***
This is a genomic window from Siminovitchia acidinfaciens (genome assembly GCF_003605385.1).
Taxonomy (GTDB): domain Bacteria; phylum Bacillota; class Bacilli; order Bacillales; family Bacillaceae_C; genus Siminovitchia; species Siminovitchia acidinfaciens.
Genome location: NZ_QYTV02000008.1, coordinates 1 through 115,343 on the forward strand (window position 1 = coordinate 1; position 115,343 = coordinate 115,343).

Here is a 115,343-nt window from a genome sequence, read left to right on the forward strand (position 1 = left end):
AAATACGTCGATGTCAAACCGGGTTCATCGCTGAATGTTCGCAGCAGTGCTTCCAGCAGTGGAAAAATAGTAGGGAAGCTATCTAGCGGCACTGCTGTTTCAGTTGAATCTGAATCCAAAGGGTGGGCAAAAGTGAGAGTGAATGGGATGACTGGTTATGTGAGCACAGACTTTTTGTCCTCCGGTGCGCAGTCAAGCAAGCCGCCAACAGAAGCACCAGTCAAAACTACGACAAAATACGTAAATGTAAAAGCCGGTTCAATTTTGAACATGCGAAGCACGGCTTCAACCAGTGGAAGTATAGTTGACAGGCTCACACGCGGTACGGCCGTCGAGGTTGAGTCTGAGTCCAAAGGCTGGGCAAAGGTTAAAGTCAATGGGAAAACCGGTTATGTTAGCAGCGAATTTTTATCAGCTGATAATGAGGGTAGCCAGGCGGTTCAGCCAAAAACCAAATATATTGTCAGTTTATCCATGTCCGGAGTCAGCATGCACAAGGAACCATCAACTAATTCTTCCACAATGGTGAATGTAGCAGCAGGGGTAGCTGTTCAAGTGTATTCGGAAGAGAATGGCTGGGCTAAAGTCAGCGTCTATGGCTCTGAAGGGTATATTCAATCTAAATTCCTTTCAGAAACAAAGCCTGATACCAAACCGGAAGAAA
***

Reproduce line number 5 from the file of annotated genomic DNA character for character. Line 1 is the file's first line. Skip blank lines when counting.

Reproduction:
AAATACGTCGATGTCAAACCGGGTTCATCGCTGAATGTTCGCAGCAGTGCTTCCAGCAGTGGAAAAATAGTAGGGAAGCTATCTAGCGGCACTGCTGTTTCAGTTGAATCTGAATCCAAAGGGTGGGCAAAAGTGAGAGTGAATGGGATGACTGGTTATGTGAGCACAGACTTTTTGTCCTCCGGTGCGCAGTCAAGCAAGCCGCCAACAGAAGCACCAGTCAAAACTACGACAAAATACGTAAATGTAAAAGCCGGTTCAATTTTGAACATGCGAAGCACGGCTTCAACCAGTGGAAGTATAGTTGACAGGCTCACACGCGGTACGGCCGTCGAGGTTGAGTCTGAGTCCAAAGGCTGGGCAAAGGTTAAAGTCAATGGGAAAACCGGTTATGTTAGCAGCGAATTTTTATCAGCTGATAATGAGGGTAGCCAGGCGGTTCAGCCAAAAACCAAATATATTGTCAGTTTATCCATGTCCGGAGTCAGCATGCACAAGGAACCATCAACTAATTCTTCCACAATGGTGAATGTAGCAGCAGGGGTAGCTGTTCAAGTGTATTCGGAAGAGAATGGCTGGGCTAAAGTCAGCGTCTATGGCTCTGAAGGGTATATTCAATCTAAATTCCTTTCAGAAACAAAGCCTGATACCAAACCGGAAGAAA